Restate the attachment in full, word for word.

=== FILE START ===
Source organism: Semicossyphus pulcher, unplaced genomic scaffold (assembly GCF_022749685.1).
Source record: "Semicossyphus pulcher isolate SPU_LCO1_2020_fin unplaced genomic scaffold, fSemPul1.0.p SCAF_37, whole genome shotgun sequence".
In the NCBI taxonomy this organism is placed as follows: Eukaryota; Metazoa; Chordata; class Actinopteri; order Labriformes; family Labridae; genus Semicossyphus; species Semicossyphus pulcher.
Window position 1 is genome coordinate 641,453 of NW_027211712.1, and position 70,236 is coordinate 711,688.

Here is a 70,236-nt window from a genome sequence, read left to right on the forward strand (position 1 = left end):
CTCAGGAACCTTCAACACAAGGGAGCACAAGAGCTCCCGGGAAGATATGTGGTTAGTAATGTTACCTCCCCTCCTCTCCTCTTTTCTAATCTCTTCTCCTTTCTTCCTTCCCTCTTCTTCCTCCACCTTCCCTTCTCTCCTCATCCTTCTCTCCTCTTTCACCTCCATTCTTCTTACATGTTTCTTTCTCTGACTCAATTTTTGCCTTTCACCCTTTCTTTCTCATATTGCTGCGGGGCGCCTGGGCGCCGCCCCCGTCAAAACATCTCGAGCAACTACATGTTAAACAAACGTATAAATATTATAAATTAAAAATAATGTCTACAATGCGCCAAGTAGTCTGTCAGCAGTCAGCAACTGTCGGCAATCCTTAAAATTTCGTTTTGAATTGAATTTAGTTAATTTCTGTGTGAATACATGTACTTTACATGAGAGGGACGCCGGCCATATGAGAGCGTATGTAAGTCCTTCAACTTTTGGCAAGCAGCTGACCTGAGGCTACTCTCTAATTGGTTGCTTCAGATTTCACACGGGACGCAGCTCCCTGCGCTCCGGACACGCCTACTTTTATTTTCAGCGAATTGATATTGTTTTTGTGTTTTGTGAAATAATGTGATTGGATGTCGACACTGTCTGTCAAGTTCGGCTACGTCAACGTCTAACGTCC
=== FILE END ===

Source organism: Semicossyphus pulcher, unplaced genomic scaffold (assembly GCF_022749685.1).
Source record: "Semicossyphus pulcher isolate SPU_LCO1_2020_fin unplaced genomic scaffold, fSemPul1.0.p SCAF_37, whole genome shotgun sequence".
In the NCBI taxonomy this organism is placed as follows: Eukaryota; Metazoa; Chordata; class Actinopteri; order Labriformes; family Labridae; genus Semicossyphus; species Semicossyphus pulcher.
Window position 1 is genome coordinate 641,453 of NW_027211712.1, and position 70,236 is coordinate 711,688.

Here is a 70,236-nt window from a genome sequence, read left to right on the forward strand (position 1 = left end):
CTCAGGAACCTTCAACACAAGGGAGCACAAGAGCTCCCGGGAAGATATGTGGTTAGTAATGTTACCTCCCCTCCTCTCCTCTTTTCTAATCTCTTCTCCTTTCTTCCTTCCCTCTTCTTCCTCCACCTTCCCTTCTCTCCTCATCCTTCTCTCCTCTTTCACCTCCATTCTTCTTACATGTTTCTTTCTCTGACTCAATTTTTGCCTTTCACCCTTTCTTTCTCATATTGCTGCGGGGCGCCTGGGCGCCGCCCCCGTCAAAACATCTCGAGCAACTACATGTTAAACAAACGTATAAATATTATAAATTAAAAATAATGTCTACAATGCGCCAAGTAGTCTGTCAGCAGTCAGCAACTGTCGGCAATCCTTAAAATTTCGTTTTGAATTGAATTTAGTTAATTTCTGTGTGAATACATGTACTTTACATGAGAGGGACGCCGGCCATATGAGAGCGTATGTAAGTCCTTCAACTTTTGGCAAGCAGCTGACCTGAGGCTACTCTCTAATTGGTTGCTTCAGATTTCACACGGGACGCAGCTCCCTGCGCTCCGGACACGCCTACTTTTATTTTCAGCGAATTGATATTGTTTTTGTGTTTTGTGAAATAATGTGATTGGATGTCGACACTGTCTGTCAAGTTCGGCTACGTCAACGTCTAACGTCC